Sebi has this good news for mutual fund (MF) investors. Details inside

Sebi’s proposal to introduce a uniform total expense ratio (TER) for mutual funds is a transformative move, designed to bring increased transparency and fairness to the industry. “I see this as a strong step towards leveling the playing field for all investors,” said Sonam Srivastava, Founder & CEO, Wright Research.

The uniform TER will reduce complexity and make cost comparisons across funds much easier. While the move might put pressure on fund houses in the short term, it is expected to enhance investor trust and stimulate long-term growth in the sector, added Sonam.

Experts express a mix of optimism and caution over SEBI’s new laws

According to Vinit Khandare, CEO & Founder, MyFundBazaar Sebi’s new laws could have a little influence on asset management firms’ (AMCs’) margins, potentially lowering them by 4-5 percent while promoting a retail-friendly atmosphere in the rapidly expanding mutual fund market.

The industry’s strong volumes, however, are able to absorb this impact with ease, making it a tolerable adjustment for the AMCs, he added.

At present, Sebi allows asset management companies to charge unitholders of mutual funds four additional types of expenses over and above the specified TER limits.

1) Brokerage and transaction costs.

2) Additional TER for distribution commission for inflows from B-30 (beyond the top 30) cities.

3) Good and services taxes.

4) Additional expense for exit loads.

What is TER?

The TER is a percentage of a scheme’s corpus that a mutual fund house charges towards expenses including administrative and management.

“TER reflects the maximum expense ratio that an investor may have to pay and hence it should be inclusive of all the expenses permitted to be charged to an investor and the investor should not be charged any amount over and above the prescribed TER limits,” Sebi said in its consultation paper.

Sebi’s new proposal for MF investors

1)Sebi proposed that brokerage and transaction expenses may be included within the TER limit.

2)Besides, all expenses and costs of investment including STT (Securities Transaction Tax) should be within the TER limit.

3) It has been suggested that there should be uniformity in charging each and every expense to the investor of regular plan and direct plan.

4) The only difference between the TER of the regular plan and the direct plan should be the expenses towards the distribution commission.

5) Capital markets regulator suggested that unitholders should be given the option to exit at the prevailing net asset value (NAV) without any exit load when there is an increase in TER and proposed to lower the exit load of an open-ended scheme to a maximum permissible limit of 2 per cent.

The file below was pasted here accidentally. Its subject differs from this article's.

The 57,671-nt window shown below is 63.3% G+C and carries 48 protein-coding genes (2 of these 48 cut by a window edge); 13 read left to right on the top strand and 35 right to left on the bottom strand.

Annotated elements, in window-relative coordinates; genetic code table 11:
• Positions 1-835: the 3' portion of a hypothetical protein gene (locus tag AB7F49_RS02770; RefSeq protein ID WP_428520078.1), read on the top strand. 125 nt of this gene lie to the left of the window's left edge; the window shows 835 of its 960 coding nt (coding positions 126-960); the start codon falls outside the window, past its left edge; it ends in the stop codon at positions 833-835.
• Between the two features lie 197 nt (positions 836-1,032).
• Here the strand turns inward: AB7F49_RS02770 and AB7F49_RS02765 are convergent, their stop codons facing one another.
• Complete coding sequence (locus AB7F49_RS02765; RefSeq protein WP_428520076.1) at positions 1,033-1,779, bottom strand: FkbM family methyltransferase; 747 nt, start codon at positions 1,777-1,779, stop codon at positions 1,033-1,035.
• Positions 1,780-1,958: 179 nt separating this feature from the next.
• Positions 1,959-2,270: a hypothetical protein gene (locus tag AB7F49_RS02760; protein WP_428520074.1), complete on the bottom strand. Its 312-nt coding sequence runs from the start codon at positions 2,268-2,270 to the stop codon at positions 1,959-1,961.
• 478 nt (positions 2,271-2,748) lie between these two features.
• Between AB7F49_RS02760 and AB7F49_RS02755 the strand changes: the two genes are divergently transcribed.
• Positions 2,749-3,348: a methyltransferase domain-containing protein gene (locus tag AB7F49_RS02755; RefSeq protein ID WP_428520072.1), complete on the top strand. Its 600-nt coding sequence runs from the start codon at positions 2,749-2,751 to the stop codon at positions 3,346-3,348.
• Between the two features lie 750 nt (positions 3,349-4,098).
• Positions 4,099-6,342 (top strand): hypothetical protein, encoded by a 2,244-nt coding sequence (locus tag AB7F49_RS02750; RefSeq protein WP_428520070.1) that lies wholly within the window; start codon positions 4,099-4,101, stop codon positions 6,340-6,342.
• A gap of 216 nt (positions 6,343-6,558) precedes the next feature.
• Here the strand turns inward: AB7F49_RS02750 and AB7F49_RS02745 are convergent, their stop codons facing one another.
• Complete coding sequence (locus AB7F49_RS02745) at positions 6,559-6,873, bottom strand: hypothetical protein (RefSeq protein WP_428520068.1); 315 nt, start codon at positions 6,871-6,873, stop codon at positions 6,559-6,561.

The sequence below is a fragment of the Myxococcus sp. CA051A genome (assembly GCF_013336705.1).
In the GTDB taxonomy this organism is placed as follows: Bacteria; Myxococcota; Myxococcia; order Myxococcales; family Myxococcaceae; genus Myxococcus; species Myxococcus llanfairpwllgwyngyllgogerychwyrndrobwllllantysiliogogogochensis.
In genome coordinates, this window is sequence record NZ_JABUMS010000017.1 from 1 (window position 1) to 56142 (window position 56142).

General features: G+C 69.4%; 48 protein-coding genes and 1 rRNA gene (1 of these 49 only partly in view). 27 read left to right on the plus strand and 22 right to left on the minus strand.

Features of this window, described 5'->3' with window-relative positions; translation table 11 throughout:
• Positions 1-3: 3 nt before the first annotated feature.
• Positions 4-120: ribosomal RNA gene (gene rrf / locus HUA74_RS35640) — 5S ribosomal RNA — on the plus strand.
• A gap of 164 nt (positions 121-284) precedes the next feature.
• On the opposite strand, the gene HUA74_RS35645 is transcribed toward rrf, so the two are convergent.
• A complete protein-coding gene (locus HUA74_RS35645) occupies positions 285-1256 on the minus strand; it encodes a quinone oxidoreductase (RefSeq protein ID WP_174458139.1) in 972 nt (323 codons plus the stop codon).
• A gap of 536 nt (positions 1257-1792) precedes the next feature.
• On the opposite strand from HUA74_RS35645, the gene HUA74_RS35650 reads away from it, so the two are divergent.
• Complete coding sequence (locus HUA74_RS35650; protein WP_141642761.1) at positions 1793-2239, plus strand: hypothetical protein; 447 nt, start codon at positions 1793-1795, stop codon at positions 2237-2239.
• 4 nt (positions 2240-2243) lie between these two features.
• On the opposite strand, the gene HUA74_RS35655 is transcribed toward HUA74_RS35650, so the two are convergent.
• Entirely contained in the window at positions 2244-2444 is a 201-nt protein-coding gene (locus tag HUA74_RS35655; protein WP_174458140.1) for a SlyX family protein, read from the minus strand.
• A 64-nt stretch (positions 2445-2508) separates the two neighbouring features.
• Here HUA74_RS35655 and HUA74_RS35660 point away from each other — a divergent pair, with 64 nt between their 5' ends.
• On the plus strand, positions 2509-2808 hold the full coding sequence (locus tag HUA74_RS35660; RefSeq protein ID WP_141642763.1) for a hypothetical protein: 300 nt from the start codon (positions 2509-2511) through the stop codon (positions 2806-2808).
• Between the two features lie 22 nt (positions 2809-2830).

6) It has been recommended that payment of upfront commission by investors directly and transaction costs deductible from investments of investors, should not be allowed.

7) Sebi suggested an additional incentive may be introduced for distributors for new investments from women investors (new PAN) at the industry level.

However, implementation and monitoring will be critical. “The industry will need to balance this new uniformity with the diverse needs of different types of funds and their strategies,” Sonam Srivastava.

Overall, this proposal is a testament to SEBI’s commitment to protecting investor interests and fostering a more transparent and robust mutual fund industry, added Srivastava.

Will it be beneficial for investors?

Bringing uniformity in TER incorporates all the fees charged by mutual fund investors, brokerage paid, and other securities too. In the present scenario, brokers can charge additional capital above the particular TER limits, said Arun Singh Tanwar, Founder, Get Together Finance.

“Another important perspective that SEBI considered is that TER is the maximum ratio of the total expense that the investor may have to pay and every particular charge should be included in that only. No further charge will be expected from the brokers. According to SEBI all the expenses must be at the AMC level and not the particular scheme level. The maximum charge that can be charged by the broker is about 2.25 only but since 2018 the level of rise in the assets of the mutual fund industry depicts that investors are not working according to the schemes initiated by SEBI,” said Arun Singh Tanwar.

Considering from the investor point of view when the expenses will go down the performance will automatically improve, he added.

Sebi said the consultation paper will form the basis of final guidelines after seeking comments from stakeholders by June 1.

-With agency inputs


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